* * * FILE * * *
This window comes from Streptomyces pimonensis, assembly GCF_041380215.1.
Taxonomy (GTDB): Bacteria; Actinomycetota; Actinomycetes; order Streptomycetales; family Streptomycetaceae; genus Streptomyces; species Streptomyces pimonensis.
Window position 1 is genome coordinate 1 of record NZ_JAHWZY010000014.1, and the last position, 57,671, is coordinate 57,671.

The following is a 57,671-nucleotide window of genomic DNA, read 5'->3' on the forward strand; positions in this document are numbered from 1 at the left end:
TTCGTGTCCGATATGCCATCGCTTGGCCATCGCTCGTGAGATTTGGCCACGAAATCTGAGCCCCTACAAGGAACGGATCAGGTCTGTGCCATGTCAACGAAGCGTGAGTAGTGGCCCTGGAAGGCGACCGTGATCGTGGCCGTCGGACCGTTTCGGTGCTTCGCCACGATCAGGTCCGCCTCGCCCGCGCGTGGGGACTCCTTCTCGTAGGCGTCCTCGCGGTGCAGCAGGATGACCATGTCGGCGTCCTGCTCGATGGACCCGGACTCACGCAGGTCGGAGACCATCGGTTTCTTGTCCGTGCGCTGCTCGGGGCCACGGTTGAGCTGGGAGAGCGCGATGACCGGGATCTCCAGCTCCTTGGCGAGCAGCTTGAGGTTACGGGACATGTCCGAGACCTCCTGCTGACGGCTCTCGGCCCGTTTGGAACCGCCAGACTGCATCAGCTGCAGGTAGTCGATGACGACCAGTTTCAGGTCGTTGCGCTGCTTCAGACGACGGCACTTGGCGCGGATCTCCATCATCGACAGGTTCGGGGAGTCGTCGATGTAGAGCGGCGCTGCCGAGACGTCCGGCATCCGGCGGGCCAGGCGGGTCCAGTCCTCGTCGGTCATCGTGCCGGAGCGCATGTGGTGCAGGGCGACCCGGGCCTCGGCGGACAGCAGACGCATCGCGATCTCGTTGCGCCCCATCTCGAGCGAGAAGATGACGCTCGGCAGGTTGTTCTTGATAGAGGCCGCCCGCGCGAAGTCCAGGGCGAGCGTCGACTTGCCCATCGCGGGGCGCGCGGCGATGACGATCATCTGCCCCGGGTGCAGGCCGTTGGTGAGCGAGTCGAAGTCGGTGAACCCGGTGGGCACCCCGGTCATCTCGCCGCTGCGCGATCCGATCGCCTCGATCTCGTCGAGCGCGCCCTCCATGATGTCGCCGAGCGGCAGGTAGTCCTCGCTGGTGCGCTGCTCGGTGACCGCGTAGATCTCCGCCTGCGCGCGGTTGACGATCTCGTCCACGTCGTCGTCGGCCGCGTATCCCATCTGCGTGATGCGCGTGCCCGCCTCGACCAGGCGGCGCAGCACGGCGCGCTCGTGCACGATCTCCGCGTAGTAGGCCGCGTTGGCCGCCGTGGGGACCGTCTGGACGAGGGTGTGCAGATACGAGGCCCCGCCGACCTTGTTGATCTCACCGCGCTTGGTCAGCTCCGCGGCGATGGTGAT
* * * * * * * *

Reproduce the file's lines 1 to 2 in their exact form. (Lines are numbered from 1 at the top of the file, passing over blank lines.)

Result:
This window comes from Streptomyces pimonensis, assembly GCF_041380215.1.
Taxonomy (GTDB): Bacteria; Actinomycetota; Actinomycetes; order Streptomycetales; family Streptomycetaceae; genus Streptomyces; species Streptomyces pimonensis.